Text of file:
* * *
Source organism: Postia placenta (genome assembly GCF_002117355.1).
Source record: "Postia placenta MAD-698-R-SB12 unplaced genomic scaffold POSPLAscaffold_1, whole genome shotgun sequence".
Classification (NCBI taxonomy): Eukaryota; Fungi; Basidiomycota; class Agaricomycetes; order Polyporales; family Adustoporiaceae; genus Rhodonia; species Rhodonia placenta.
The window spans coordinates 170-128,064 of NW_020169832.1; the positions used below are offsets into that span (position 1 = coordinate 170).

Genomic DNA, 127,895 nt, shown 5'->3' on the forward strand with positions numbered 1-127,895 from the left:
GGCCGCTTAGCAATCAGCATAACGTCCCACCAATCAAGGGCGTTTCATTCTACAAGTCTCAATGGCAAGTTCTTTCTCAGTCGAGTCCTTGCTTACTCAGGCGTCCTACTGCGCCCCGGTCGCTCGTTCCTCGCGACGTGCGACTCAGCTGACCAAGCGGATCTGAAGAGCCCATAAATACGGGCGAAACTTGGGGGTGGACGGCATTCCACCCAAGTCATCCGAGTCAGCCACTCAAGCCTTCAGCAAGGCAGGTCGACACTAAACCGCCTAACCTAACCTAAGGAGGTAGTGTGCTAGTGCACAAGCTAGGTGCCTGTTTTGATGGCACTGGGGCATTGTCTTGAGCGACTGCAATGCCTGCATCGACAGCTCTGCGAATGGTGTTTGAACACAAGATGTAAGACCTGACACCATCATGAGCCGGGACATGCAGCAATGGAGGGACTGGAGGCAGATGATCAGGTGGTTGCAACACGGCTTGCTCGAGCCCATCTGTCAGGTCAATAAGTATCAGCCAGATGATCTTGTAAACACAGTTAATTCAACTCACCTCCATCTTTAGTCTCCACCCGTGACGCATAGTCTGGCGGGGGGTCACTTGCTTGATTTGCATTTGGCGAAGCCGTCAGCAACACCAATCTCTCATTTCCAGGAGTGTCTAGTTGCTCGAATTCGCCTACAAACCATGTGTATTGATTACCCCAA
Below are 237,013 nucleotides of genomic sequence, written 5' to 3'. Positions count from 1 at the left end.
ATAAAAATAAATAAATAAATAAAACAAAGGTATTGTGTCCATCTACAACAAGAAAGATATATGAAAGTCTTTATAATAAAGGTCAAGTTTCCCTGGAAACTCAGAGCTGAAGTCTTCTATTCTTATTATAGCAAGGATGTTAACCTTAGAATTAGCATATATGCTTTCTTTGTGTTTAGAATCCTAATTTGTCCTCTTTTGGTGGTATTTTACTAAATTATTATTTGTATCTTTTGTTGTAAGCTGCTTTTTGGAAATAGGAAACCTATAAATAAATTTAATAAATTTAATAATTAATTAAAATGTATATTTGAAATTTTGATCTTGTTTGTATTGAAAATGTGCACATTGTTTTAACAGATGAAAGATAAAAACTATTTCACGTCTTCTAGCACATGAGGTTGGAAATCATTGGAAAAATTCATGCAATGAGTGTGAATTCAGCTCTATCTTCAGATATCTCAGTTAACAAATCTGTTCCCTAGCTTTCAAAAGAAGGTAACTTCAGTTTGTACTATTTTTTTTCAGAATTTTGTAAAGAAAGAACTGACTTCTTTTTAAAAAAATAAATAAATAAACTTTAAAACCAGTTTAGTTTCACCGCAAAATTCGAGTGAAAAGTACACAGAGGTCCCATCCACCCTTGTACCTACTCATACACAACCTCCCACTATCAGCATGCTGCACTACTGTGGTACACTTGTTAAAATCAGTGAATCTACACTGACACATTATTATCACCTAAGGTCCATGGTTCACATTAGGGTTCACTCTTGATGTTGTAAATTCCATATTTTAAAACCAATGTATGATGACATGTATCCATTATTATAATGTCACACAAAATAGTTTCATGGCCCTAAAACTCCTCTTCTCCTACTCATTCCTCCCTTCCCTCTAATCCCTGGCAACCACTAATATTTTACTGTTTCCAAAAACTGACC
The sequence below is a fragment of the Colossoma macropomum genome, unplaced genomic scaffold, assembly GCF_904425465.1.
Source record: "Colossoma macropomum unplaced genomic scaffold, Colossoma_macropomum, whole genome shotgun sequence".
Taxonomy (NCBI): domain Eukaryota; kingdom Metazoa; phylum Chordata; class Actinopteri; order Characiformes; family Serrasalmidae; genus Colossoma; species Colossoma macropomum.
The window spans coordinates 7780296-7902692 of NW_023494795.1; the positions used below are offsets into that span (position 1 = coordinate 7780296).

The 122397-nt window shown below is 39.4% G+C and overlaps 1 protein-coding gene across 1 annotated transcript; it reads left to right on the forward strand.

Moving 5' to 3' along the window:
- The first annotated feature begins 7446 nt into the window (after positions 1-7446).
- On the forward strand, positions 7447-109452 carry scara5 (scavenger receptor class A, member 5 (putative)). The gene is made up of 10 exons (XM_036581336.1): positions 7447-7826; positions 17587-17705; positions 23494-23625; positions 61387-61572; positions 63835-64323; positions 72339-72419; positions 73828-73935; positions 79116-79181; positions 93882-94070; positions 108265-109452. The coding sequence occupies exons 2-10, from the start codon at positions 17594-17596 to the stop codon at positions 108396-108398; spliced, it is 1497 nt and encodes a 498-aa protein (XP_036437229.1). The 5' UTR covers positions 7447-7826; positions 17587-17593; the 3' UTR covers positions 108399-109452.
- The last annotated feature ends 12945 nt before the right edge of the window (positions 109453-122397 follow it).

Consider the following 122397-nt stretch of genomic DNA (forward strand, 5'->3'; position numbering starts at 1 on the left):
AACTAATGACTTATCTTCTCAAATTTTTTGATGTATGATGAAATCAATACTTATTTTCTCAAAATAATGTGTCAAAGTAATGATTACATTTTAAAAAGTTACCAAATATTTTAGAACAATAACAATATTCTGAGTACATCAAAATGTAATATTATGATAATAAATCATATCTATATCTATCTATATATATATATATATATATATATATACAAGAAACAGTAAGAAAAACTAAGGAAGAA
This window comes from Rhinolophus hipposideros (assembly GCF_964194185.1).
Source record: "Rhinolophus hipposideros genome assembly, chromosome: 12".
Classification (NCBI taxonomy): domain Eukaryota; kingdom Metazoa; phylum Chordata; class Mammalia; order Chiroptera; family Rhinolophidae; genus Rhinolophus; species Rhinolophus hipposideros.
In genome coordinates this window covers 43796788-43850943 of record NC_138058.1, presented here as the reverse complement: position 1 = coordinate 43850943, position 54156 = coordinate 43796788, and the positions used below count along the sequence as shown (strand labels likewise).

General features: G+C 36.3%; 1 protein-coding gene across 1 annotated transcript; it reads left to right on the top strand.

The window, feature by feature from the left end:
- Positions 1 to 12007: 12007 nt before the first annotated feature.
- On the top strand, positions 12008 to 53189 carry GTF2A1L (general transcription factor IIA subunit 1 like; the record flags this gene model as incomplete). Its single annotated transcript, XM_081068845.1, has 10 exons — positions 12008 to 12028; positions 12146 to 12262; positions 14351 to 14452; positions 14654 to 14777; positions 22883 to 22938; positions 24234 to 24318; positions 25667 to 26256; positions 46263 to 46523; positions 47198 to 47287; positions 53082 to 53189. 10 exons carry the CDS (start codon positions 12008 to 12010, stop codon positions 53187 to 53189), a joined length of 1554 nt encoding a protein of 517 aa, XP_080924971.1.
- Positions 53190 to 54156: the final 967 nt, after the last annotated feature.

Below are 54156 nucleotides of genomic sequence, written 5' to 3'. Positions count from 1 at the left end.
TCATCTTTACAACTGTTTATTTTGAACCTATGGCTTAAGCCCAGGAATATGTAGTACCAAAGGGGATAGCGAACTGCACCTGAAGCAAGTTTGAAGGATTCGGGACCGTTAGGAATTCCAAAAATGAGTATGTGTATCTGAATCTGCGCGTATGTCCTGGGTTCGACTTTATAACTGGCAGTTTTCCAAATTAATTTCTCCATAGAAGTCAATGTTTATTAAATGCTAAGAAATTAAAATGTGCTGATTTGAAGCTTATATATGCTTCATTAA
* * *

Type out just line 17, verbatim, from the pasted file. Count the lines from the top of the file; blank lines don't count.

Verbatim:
- The last annotated feature ends 12945 nt before the right edge of the window (positions 109453-122397 follow it).